Planning with LLCs under the New Florida Limited Liability Company Act
The Florida legislature recently adopted the Florida Revised Limited Liability Company Act (the “New Florida Act”) pertaining to limited liability companies (“LLCs”). For LLCs that were organized prior to January 1 of this year, the operating agreement and public filings might need to be revised in light of the New Florida Act. The New Florida Act became effective for new Florida LLCs on January 1, 2014, and will become effective for existing Florida LLCs no later than January 1, 2015. Issues raised by the New Florida Act include:
- The concept of a “managing member” has been eliminated. Under the New Florida Act if an existing LLC had a managing member but the operating agreement is otherwise silent about its management structure, when the New Florida Act takes effect for that LLC, the LLC will be member-managed and each member will have actual authority to bind the LLC. If this scenario is not desired, the LLC documentation needs attention.
- If an existing LLC is manager-managed or its operating agreement otherwise restricts actual authority to fewer than all members but no public record says that (which is completely lawful under Florida law), every member will have “statutory apparent authority” to bind the LLC vis-à-vis third parties that don’t know the actual authority is restricted. The LLC should consider whether to create a public record to align apparent authority with actual authority. This can be done in several ways, such as by causing the LLC’s articles of organization to provide that only managers (or other specified persons) have authority to bind the LLC. Filing a “Statement of Authority” (a new concept under the New Florida Act) may also limit apparent authority but would have no impact on actual authority and could be subject to inconsistent filings, so causing the articles of organization to say that only managers (or other specified persons) have authority to bind the LLC is our recommended approach.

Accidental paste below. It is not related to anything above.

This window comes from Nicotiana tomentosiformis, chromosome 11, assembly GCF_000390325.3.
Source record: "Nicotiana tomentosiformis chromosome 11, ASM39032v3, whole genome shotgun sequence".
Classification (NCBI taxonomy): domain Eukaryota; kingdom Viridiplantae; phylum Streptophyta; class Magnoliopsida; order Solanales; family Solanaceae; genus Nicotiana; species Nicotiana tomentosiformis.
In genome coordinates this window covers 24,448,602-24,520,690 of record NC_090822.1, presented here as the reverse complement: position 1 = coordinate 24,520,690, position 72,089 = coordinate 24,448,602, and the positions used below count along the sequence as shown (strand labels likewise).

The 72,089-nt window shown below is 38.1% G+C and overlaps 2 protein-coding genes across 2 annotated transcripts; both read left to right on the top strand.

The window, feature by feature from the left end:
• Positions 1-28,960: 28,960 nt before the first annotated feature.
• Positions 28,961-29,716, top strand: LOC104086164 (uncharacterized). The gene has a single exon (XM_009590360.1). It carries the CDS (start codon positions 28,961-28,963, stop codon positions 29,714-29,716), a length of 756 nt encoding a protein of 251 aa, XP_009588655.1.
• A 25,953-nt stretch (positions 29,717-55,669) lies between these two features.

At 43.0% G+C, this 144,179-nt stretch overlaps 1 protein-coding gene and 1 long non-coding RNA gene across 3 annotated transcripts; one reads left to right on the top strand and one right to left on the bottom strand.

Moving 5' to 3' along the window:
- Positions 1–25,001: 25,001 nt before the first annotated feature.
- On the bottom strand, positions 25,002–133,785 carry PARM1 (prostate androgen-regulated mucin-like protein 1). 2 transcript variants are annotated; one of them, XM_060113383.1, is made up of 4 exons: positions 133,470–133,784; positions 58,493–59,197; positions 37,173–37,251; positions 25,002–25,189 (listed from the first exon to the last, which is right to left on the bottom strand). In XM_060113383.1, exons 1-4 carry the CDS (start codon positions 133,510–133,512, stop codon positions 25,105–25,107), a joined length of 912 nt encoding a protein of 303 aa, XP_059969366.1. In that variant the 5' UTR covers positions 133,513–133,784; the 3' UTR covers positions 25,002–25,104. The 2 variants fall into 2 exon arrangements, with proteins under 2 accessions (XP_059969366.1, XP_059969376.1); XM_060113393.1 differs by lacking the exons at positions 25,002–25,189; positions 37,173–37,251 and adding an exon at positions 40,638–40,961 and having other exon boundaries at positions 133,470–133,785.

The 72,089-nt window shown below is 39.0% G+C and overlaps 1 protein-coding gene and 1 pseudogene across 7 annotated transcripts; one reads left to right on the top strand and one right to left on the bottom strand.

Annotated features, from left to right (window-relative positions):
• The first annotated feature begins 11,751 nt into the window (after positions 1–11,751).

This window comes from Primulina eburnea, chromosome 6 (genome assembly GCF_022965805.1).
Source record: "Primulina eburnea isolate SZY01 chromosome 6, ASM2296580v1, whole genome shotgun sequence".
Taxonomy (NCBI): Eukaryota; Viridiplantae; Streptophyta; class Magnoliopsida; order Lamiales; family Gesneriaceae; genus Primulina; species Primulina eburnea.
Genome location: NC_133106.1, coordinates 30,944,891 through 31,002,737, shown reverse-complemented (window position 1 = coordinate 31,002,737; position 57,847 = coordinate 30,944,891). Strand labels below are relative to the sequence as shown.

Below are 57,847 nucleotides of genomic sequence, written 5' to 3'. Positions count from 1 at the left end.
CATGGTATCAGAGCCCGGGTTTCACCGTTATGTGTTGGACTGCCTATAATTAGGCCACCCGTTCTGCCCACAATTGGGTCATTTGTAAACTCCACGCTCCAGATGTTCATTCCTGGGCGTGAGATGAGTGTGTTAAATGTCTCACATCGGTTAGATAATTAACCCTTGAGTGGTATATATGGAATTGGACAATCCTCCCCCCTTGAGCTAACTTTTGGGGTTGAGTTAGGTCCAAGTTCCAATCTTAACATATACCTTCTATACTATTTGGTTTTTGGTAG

- Under the New Florida Act, all members have the power to dissociate even if that breaches the operating agreement and causes damages. This nonwaivable statutory provision is a change from the prior law, so the existing operating agreement probably does not address this change in the law.
- Under the old law, an LLC’s profits and losses were allocated among members under a default rule, whereas the New Florida Act is silent on this issue. Thus, the operating agreement should now address the allocation of profits and losses in various situations.
Under the old law, the default rule for amending the operating agreement or articles of organization requires the affirmative vote of the holders of a majority of the LLC profits interests. Under the New Florida Act, the default rule requires unanimous approval of the members to amend the operating agreement or articles of organization. (In both cases, the operating agreement might provide for a different requirement.) Therefore, if an LLC needs to make any changes, it may be easier to accomplish the changes in 2014, before the New Florida Act takes effect for existing LLCs on January 1, 2015.
For more information on the New Florida Act or other business entity issues, contact Elizabeth Nowakowski at (414) 277-5815 / firstname.lastname@example.org, Joseph Masterson at (414) 277-5169 / email@example.com, or your Quarles & Brady attorney.